Forgiveness is fashionable, says Mrs Burstein, founder of fashion mecca, Browns.
My favourite memory of John Galliano will forever be his graduate show. It was 1984 and, as befits its grand title of Les Incroyables, it was incredible – full of dramatic frills, pirate blouses and smashed magnifying glasses as jewellery. I was overwhelmed by the fearlessness, romance and sheer unique-ness. It was just so different from anything else I’d ever seen. As his club kid models took to the catwalk and Jeremy Healy DJ’d, the audience audibly gasped. You just knew that the show was passing into fashion folklore.
And, my God, I loved every piece. So I bought everything and put it in the windows of [my store] Browns within 24 hours of seeing the show. We sold the lot. Some might have thought it was a risk, but not me – if I think it’s right and it’s beautiful, I buy it. I don’t even ask the price. And with that collection – so wild and intoxicating – I was just so excited.
John never fails to transport you somewhere magical. And, whether it’s to the extravagance of Joséphine Bonaparte’s 18th-century quarters, or to heady, sepia-tinged Shanghai, you go willingly. Even his invitations told stories, such as a miniature pair of ballet shoes and a chamois leather map, hinting at the treasure of the show to come.
Beneath all of that flamboyance, however, he’s actually very shy. The ostentation is saved for his creations – be it fabulous bias-cut dresses or magnificent cotton ballgowns. He had a tough time at the beginning of his career, with no financial backing. It was only when socialite São Schlumberger allowed him to show in her apartment in Paris that he got the support again – so he never let anything go to his head. Even with all his accolades, he was always nervous about every collection. It’s one of the things I love most about him – his humility.
That’s why it was all the more shocking when I heard about what happened in Paris. It was a totally inexcusable thing to say – I’m Jewish myself – but I know his words didn’t reflect his true opinions. I’ve known him since the beginning and that is not the John I know. I can only put it down to one thing: addiction. This industry pushed him to do too much. Fashion isn’t a fairy story, it’s all about how much someone’s going to make and John has admitted he was a slave to success. He did so many collections per year, for Dior and his own label, and there was so much pressure, I think he needed drink and drugs to keep on top of it. You don’t know what could happen when you reach that final straw and you’ve had too much… another person can come out.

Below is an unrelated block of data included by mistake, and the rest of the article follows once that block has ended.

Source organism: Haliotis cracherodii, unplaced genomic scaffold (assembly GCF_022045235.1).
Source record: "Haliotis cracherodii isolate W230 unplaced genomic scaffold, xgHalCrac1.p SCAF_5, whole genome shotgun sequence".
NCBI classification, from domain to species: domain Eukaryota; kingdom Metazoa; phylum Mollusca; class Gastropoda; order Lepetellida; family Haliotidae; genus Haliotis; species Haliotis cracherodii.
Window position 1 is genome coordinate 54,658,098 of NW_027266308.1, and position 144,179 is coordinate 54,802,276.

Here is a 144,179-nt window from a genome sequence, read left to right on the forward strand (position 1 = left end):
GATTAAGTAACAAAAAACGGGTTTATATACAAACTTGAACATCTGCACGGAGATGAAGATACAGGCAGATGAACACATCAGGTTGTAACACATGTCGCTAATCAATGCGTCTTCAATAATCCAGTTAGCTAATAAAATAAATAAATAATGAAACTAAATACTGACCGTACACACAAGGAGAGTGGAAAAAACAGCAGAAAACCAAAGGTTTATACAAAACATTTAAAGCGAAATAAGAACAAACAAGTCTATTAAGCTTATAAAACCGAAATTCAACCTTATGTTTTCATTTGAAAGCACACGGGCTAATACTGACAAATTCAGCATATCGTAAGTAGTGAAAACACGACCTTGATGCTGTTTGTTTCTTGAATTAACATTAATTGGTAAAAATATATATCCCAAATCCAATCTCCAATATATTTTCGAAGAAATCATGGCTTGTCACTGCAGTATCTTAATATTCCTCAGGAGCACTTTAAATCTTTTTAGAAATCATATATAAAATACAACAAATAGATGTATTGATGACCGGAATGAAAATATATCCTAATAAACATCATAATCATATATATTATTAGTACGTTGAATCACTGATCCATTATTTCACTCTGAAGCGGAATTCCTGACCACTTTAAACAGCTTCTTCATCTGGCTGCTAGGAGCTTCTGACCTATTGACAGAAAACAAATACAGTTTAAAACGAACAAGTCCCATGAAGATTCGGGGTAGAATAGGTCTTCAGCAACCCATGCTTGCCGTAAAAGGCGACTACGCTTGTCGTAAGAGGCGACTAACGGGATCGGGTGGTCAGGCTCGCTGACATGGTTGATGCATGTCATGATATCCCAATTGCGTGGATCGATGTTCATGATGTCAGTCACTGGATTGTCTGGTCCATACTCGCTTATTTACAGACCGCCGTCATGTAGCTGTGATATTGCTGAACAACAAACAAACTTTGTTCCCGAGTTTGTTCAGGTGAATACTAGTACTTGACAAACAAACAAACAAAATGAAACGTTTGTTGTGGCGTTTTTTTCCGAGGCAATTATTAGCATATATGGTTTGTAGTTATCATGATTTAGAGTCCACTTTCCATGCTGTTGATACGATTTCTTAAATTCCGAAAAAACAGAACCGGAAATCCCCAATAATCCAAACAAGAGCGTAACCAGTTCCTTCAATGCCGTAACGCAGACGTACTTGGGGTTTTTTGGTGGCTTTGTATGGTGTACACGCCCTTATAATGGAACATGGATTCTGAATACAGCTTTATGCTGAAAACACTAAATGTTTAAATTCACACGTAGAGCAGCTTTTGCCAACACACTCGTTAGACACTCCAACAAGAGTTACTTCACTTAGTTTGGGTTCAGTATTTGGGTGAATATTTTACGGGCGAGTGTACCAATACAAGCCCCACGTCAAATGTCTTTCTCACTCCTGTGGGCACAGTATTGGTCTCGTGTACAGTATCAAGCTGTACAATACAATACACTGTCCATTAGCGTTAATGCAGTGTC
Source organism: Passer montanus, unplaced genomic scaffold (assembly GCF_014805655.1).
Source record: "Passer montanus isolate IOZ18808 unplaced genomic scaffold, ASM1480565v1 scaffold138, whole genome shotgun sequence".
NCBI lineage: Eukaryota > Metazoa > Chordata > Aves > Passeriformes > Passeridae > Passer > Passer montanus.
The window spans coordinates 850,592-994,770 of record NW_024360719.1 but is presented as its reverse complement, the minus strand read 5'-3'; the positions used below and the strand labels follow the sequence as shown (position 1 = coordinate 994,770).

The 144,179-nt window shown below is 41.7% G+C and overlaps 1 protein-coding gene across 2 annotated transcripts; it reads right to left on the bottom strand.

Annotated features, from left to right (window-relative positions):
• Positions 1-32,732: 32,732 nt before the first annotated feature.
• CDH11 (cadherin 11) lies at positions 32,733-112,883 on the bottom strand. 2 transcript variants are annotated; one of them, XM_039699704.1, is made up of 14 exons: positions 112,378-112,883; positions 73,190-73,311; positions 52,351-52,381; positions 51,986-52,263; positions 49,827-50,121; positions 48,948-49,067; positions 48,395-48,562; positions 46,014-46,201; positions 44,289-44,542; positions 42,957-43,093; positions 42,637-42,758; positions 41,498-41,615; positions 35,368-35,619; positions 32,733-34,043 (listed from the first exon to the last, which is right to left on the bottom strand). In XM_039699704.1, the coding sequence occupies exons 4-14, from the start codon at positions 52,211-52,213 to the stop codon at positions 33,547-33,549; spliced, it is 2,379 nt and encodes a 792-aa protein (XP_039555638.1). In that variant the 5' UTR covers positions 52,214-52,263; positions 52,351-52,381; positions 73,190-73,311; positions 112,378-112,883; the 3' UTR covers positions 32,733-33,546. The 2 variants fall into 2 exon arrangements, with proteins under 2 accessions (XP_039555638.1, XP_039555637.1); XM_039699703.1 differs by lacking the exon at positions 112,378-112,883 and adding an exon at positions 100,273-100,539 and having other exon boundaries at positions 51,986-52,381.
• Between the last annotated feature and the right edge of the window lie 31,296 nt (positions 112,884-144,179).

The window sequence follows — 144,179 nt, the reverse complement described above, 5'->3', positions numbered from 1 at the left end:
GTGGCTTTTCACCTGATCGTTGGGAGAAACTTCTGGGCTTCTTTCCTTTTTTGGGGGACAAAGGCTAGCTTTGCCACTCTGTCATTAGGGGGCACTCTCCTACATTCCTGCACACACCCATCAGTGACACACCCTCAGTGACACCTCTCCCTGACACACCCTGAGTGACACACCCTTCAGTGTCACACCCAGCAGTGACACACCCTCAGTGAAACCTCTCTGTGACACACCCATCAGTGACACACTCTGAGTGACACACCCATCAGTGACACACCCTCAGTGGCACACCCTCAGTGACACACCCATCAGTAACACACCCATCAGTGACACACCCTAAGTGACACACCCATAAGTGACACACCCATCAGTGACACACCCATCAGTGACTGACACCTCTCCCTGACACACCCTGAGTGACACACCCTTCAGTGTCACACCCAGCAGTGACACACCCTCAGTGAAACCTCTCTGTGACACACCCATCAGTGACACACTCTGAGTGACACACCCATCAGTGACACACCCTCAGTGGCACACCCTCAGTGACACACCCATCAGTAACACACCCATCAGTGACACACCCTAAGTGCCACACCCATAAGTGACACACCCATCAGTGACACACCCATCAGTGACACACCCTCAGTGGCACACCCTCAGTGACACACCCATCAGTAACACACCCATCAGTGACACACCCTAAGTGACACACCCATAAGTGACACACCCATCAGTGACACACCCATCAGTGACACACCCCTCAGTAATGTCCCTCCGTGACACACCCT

This industry pushed him to do too much.
I understand he’s better now, thankfully [Galliano is now two years sober, according to an interview with Vanity Fair in July]. And despite everything, I don’t consider the damage irreparable. Of course, there will be some who will continue to castigate him; to boycott his work. But what will that achieve? It’s important to forgive.
And the industry does need him back. It’s not been the same since he’s been exiled. Yes, there are still some incredible talents – Sarah Burton, Azzedine Alaïa, Meadham Kirchhoff – but John provided that unsurpassable drama. He is the consummate showman; a tour de force made for couture. He epitomises the escapist fantasy that fashion is all about. And it’s that we need so desperately. I’d welcome him back to Browns with open arms and I think others should too.
He’d need everyone’s encouragement though – the knowledge that fashion needs him to return. For John to re-establish himself, we all need to get behind him, from customers to journalists. Anna Wintour is hugely supportive and got him the job helping Oscar de la Renta with his last collection and now it’s being reported that he might stay on. It would be wonderful for him to get started again on that level.
The future for John is pinned on hope. But, whatever happens, I’d love the industry to remember him for his legendary talent and inspiration. In my 40-plus years in the industry, I’ve learned that some people are destined to transform the fashion landscape – John is one of these people.
My other most cherished memory is when he travelled to London for the first time on the Eurostar. ‘I couldn’t believe it!’ he told me. ‘We were in a tunnel, we came out and we were in England! It was AMAZING!’ That’s how he was – wonderfully naive and with a beautiful capacity for wonderment. That person still remains. And if we have to do without him for much longer, it would be a real tragedy.”